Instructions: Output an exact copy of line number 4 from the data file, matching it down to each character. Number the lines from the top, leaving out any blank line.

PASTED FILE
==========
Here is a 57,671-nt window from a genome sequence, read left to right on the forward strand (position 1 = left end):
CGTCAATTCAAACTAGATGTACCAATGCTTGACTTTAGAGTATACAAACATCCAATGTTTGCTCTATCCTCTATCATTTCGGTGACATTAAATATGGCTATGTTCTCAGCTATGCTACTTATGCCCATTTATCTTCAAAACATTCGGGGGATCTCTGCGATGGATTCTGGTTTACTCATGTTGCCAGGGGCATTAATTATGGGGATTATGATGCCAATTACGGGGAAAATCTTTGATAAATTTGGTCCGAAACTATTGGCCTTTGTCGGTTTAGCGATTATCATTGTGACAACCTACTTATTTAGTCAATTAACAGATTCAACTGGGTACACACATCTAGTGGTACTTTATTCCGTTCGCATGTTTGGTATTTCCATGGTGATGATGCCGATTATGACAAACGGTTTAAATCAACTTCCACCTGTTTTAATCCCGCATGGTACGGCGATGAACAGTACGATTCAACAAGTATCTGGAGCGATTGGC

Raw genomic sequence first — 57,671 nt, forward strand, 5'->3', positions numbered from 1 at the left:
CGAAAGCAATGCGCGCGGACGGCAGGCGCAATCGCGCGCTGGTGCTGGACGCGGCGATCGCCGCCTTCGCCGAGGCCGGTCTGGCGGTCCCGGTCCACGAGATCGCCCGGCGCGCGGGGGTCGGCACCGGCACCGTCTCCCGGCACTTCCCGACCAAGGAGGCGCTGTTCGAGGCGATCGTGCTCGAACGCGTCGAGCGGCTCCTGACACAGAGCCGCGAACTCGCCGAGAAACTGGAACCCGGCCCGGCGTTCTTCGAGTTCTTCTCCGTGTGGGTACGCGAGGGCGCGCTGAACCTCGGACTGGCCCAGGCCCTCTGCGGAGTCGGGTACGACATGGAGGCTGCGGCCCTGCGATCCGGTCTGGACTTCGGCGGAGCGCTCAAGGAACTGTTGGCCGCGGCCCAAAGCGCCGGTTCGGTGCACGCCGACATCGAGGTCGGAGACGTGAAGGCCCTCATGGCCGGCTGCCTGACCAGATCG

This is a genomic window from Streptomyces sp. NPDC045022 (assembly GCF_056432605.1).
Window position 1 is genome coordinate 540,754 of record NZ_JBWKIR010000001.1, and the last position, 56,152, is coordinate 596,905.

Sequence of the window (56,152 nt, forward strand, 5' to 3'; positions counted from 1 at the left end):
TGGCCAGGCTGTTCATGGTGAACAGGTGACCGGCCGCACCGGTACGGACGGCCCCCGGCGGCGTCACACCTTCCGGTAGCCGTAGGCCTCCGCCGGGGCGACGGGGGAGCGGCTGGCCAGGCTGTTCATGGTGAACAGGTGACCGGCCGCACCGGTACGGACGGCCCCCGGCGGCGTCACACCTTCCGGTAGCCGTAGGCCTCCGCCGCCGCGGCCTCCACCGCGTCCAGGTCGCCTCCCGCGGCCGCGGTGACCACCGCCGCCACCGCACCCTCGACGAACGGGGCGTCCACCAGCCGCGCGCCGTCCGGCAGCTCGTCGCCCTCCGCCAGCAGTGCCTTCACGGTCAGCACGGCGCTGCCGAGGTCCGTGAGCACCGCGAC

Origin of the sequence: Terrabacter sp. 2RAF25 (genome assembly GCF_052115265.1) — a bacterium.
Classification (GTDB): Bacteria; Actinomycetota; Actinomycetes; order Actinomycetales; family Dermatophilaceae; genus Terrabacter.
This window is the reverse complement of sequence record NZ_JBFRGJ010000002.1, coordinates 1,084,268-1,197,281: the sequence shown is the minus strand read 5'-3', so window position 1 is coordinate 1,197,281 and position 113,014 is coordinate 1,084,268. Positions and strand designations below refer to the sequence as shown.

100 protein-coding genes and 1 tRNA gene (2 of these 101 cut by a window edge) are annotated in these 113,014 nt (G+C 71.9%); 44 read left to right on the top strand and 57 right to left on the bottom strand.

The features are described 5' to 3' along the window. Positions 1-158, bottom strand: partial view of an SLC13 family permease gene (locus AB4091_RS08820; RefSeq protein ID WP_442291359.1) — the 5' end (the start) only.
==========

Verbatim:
CGAAAGCAATGCGCGCGGACGGCAGGCGCAATCGCGCGCTGGTGCTGGACGCGGCGATCGCCGCCTTCGCCGAGGCCGGTCTGGCGGTCCCGGTCCACGAGATCGCCCGGCGCGCGGGGGTCGGCACCGGCACCGTCTCCCGGCACTTCCCGACCAAGGAGGCGCTGTTCGAGGCGATCGTGCTCGAACGCGTCGAGCGGCTCCTGACACAGAGCCGCGAACTCGCCGAGAAACTGGAACCCGGCCCGGCGTTCTTCGAGTTCTTCTCCGTGTGGGTACGCGAGGGCGCGCTGAACCTCGGACTGGCCCAGGCCCTCTGCGGAGTCGGGTACGACATGGAGGCTGCGGCCCTGCGATCCGGTCTGGACTTCGGCGGAGCGCTCAAGGAACTGTTGGCCGCGGCCCAAAGCGCCGGTTCGGTGCACGCCGACATCGAGGTCGGAGACGTGAAGGCCCTCATGGCCGGCTGCCTGACCAGATCG